Yesterday, I started to talk about my little overdyeing project. Well, it seems little now. But there were some moments when I did question my own lack of forethought: winding 24 balls back into skeins? Is this a Good Idea?

It’s beautiful today by the way. I was at the Ottawa Knitting Guild monthly wing ding last night, and the guest speaker was designer/writer Melissa Leapman. She talked about her new book, and showed the samples, but what I found most entertaining was her comment “You have weird weather here.”

Anyways.

So, if you need to get 24 balls of yarn into skeins and you’re clever, you’ll have a niddy noddy. I don’t, of course. So I put my swift on one of the dining room chairs at a slight angle, so I could spin it like a sideways carousel. This worked quite well (I’m very lucky and have a beautifully hand crafted and perfectly balanced swift, that was a gift from my stepfather). The tricky bit was stopping the balls from eating themselves near the end. The tail end of the ball would pop out of the center and wrap itself around the working yarn and turn into a medusa head of mess in about .25 seconds. I got a little smarter about handling this, but being a slow learner, it took about 10 balls before I modified my behaviour.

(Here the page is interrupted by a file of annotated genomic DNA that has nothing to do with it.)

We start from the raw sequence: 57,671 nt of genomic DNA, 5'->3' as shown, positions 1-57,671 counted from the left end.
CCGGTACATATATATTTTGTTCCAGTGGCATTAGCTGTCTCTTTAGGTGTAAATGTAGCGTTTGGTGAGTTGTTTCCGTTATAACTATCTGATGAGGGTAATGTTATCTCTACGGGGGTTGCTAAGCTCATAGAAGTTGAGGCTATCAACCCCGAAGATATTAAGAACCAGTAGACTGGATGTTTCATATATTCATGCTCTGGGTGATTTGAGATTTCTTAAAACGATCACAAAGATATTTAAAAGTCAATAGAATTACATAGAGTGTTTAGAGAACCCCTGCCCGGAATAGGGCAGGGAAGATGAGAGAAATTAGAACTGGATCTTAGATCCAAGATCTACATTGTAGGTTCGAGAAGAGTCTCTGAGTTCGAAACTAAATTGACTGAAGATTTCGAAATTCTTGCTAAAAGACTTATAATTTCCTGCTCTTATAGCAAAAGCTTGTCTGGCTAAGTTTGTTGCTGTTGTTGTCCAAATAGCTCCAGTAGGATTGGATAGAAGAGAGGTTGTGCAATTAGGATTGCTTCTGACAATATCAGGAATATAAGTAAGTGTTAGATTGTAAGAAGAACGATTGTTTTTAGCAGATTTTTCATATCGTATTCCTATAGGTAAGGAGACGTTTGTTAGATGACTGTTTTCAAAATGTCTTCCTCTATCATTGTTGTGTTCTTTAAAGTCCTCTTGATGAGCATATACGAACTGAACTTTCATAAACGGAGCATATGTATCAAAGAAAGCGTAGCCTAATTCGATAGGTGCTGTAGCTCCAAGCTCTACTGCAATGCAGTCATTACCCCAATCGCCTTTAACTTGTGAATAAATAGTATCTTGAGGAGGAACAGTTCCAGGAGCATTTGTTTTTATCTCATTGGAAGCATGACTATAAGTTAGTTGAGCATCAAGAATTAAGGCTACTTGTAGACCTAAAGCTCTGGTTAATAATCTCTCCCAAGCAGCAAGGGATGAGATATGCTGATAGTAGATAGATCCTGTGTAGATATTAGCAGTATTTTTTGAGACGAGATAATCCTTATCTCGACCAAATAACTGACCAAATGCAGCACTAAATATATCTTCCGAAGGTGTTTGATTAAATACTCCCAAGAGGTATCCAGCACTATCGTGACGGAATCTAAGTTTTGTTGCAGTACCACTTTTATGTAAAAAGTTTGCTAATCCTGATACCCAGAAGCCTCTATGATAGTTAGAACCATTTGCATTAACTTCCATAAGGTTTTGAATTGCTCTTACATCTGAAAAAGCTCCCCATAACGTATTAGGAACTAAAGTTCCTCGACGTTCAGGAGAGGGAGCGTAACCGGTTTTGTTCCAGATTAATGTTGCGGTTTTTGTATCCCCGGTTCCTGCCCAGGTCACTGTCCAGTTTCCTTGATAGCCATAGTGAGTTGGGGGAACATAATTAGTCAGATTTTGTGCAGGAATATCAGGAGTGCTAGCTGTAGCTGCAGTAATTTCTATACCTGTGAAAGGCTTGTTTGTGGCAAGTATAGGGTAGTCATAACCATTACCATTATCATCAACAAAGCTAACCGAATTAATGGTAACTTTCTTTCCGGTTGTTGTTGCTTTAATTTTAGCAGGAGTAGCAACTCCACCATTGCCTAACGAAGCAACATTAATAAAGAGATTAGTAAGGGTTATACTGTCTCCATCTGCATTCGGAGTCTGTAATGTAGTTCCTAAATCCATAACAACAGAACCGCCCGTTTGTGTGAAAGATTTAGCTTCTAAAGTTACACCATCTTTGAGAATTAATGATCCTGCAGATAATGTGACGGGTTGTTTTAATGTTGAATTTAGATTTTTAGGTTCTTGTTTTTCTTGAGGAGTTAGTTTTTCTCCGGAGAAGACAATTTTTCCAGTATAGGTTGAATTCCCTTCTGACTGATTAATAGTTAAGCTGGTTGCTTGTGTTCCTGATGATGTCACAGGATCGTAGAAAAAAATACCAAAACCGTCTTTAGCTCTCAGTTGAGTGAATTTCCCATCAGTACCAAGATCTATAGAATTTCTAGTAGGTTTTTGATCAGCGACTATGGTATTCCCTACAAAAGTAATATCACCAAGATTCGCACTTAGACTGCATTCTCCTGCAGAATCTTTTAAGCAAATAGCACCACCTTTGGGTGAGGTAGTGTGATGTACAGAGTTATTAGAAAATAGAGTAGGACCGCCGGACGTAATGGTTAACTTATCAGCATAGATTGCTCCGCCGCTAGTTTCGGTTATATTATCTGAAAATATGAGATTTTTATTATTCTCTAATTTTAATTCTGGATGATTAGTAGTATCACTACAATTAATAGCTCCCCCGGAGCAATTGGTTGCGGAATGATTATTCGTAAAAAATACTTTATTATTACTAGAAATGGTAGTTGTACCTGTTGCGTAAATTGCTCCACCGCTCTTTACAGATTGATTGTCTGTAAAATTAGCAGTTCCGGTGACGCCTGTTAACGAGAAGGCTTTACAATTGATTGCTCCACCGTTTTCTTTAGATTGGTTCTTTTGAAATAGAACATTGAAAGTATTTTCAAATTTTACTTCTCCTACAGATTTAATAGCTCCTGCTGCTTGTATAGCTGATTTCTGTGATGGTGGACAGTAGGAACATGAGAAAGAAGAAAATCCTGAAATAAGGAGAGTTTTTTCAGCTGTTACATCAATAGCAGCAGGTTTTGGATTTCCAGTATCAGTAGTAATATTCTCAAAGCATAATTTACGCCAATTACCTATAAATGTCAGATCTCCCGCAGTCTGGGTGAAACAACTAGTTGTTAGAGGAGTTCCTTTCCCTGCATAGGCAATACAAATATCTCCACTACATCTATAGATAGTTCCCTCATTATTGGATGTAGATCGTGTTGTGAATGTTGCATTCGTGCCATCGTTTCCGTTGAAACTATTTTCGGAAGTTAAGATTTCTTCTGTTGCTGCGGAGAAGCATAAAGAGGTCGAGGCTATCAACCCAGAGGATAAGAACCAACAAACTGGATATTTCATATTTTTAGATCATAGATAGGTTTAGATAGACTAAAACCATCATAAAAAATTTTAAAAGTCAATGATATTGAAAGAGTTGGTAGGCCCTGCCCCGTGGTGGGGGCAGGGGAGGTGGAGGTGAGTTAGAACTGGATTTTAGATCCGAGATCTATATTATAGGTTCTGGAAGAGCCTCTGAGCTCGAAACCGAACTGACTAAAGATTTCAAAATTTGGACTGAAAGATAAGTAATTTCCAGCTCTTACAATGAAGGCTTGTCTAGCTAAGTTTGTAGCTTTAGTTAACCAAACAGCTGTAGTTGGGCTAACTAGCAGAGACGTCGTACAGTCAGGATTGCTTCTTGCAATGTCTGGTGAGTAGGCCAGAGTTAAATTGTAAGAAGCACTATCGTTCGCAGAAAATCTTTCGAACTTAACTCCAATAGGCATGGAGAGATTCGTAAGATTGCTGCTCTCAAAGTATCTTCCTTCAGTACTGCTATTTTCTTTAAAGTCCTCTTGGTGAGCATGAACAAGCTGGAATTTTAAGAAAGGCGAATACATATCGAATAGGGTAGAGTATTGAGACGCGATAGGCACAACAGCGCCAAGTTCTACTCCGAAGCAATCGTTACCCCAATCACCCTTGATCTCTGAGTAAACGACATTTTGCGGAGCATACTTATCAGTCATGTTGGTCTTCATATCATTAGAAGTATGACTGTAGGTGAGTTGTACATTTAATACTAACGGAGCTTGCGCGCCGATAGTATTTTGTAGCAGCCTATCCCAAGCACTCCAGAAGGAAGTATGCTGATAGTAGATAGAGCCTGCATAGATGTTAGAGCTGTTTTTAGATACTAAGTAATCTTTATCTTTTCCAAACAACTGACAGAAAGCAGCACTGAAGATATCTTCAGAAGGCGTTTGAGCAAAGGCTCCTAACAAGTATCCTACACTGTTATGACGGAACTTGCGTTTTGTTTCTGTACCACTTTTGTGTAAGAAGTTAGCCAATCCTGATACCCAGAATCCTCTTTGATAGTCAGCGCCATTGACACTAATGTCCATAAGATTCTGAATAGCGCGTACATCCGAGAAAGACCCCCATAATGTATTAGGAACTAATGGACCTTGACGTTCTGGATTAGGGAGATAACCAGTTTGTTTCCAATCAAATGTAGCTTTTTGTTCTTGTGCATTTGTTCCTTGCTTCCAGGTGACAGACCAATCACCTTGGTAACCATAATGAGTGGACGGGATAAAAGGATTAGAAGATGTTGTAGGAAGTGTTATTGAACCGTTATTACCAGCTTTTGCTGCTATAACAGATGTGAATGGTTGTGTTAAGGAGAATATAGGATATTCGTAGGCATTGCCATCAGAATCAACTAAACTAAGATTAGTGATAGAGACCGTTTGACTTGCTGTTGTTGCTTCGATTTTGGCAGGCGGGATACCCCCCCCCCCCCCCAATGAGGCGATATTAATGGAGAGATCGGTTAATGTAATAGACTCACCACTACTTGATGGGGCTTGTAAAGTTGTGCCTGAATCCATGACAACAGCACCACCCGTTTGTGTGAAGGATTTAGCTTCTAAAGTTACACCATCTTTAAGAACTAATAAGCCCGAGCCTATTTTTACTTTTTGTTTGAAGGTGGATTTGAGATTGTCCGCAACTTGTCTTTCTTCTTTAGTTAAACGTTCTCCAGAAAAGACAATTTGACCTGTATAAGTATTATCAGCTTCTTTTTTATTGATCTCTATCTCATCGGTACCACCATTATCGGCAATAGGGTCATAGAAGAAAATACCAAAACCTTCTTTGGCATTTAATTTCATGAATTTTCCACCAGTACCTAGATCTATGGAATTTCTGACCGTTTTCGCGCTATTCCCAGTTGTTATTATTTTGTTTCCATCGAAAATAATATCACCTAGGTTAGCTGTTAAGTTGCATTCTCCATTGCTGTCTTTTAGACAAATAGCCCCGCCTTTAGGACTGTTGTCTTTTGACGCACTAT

overdyeing_wound_yarn

I tied each skein in 4 places, and I’m glad I did. They really move around in the pot. However, what I did learn was that I should have tied the skeins with non-dyeable, contrasting yarn. A white polyester twine would have worked. I used scraps of the yarn itself, which blended in with the rest of the skein after dyeing, and made it hard to separate the skeins to rinse them.
The winding was the most labour-intensive part of the process.
And here they are, finally, in the pot. Ready to be soaked.

Dying Yarn in a Pot